Consumers and the meat case

All of us get a variety of industry related magazines to read. I think a majority of the readers of this blog receive National Hog Farmer and Pork, I also receive the Western Hog Journal (serving the industry in the Canadian Prairie Provinces), Pig International and Suis (serving the industry in Spain). Because we sell our pigs to packers who in turn either sell product direct to consumers via retail outlets or sell product to further processors, I also receive Meatingplace, a magazine which covers the further processing industry.

In the latest issue of Meatingplace an article presented results of the 2010 National Meat Case Study. The study was funded by the Beef Checkoff, National Pork Board and Sealed Air’s Cryovac Food Packaging division. For the study, scientists at Texas Tech University culled information from 124 retail supermarkets and 9 club stores (think Sam’s Club and Costco) in 51 metropolitan markets in 31 states. Think of this survey as representing a chance to see how our product (pork) appears to the consumer.

Trends indentified in this survey (as compared to the 2007 survey) include a spike in on-package consumer labeling, more store branding, an increase in case-ready packaging and a growth in products with ‘natural’ claims.

The increase in store-branding highlights the on going trend to the meat case no longer being a commodity market. Consumers don’t buy generic pork chops any more. They buy Hy-Vee/Hormel TenderLean chops as an example. When they purchased commodity chops, there was limited industry responsibility for the final quality of the product. If the consumer had a bad experience with a product, they just bought meat somewhere else. Today, if a bad experience occurs, they stop buying Hy-Vee or Hormel products at all locations. As we’ve gone to branded products we have raised the consumer expectations of a repeatable eating experience.

This eating experience now includes such tags as ‘natural’. You don’t have to look far in the meat case to see pork products processes with ‘all-nautral’ ingredients, what ever that means. Other common claims on meat labels included ‘minimally processed’, ‘hormone free’, antibiotic free’ and vegetarian fed’. Processors and grocery chains are now using meat labels as way to attract and keep customer loyalty, something that wasn’t a consideration in past years.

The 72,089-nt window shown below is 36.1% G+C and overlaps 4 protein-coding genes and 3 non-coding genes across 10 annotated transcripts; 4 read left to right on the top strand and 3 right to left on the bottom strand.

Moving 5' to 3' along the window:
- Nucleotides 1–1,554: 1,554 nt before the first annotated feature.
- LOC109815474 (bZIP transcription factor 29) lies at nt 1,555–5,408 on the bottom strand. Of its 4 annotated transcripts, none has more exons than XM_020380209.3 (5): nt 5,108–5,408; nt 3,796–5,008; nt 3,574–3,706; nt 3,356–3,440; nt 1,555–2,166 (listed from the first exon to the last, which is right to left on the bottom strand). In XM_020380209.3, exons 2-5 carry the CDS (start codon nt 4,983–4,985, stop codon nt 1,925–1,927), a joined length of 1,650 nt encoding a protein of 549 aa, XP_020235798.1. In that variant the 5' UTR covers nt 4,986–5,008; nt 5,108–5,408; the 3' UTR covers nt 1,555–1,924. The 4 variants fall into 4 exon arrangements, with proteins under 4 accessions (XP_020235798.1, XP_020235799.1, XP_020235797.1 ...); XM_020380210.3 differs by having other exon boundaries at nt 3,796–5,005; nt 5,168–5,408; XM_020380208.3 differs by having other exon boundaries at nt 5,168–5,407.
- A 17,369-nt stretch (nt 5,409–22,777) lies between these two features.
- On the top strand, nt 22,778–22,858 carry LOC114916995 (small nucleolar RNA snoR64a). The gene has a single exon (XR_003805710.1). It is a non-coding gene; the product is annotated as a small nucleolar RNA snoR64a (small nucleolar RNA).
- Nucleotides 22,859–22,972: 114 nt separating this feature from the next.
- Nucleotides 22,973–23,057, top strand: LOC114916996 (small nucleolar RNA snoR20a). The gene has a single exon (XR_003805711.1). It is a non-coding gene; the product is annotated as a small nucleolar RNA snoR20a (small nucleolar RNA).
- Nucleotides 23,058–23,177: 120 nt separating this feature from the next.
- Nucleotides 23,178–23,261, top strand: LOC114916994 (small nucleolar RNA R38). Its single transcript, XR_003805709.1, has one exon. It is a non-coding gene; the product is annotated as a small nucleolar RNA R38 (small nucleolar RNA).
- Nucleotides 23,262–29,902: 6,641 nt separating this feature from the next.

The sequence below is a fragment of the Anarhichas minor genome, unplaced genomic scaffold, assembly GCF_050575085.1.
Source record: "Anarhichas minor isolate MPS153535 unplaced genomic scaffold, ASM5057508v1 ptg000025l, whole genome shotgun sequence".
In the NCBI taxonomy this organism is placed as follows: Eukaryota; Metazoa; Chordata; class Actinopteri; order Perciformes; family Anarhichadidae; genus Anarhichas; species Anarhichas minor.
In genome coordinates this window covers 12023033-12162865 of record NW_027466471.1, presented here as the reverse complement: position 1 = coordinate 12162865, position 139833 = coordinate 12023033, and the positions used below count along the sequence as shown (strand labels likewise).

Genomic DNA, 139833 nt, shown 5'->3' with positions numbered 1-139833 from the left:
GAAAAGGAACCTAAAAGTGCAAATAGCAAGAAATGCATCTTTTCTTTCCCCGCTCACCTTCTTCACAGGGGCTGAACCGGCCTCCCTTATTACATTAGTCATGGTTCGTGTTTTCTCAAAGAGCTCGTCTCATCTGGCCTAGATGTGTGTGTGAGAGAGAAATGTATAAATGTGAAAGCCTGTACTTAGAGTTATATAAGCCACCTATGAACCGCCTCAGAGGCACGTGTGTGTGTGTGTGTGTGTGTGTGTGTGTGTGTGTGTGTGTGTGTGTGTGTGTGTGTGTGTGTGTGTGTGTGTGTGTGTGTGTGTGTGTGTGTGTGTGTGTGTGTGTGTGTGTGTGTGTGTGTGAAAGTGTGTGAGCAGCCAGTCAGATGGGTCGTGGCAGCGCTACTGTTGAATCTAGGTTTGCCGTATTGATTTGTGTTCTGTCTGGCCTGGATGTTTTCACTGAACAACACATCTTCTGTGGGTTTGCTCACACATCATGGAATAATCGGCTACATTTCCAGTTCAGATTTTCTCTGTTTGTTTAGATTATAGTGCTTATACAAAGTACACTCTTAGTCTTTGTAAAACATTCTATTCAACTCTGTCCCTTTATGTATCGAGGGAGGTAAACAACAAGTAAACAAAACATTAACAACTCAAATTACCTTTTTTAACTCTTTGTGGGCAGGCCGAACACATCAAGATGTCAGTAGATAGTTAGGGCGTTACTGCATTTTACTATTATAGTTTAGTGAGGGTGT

The connotations of these labels should be a concern as we relate our methods of production to consumers. We don’t use hormones in our production systems, other than at farrowing sites, yet the label of ‘hormone free’ on some packages of meat implies that all others may contain trace amounts of something bad, even if that is not the case. Other than some fish meal and plasma protein in starter diets, almost all of the pigs in the US are ‘vegetarian fed’, yet the label implies something bad about the products that don’t have the label.

Another interesting trend is that on-package cooking information appeared on 39% of the packages in the meat case. It appears consumers want quick and easy food preparation guides and on-package labels are a way for processors and retail outlets to meet that need. In the case of pork, many of the on-package labels include a reference to the Pork Checkoff as a source of further product information. What we don’t know is how many consumers utilize this link, etc.

Sixty six percent of the meat packages in the survey were case ready, up from 49% in the 2002 survey. This means 2/3 of the packaging for retail sale occurs at a site other than the final retail outlet. Pork has been the long time leader in this area (led by the early move of WalMart and Tyson in this area), but if you look at most grocery stores in large metropolitan areas today, a majority of the beef is now displayed in case-ready packaging.

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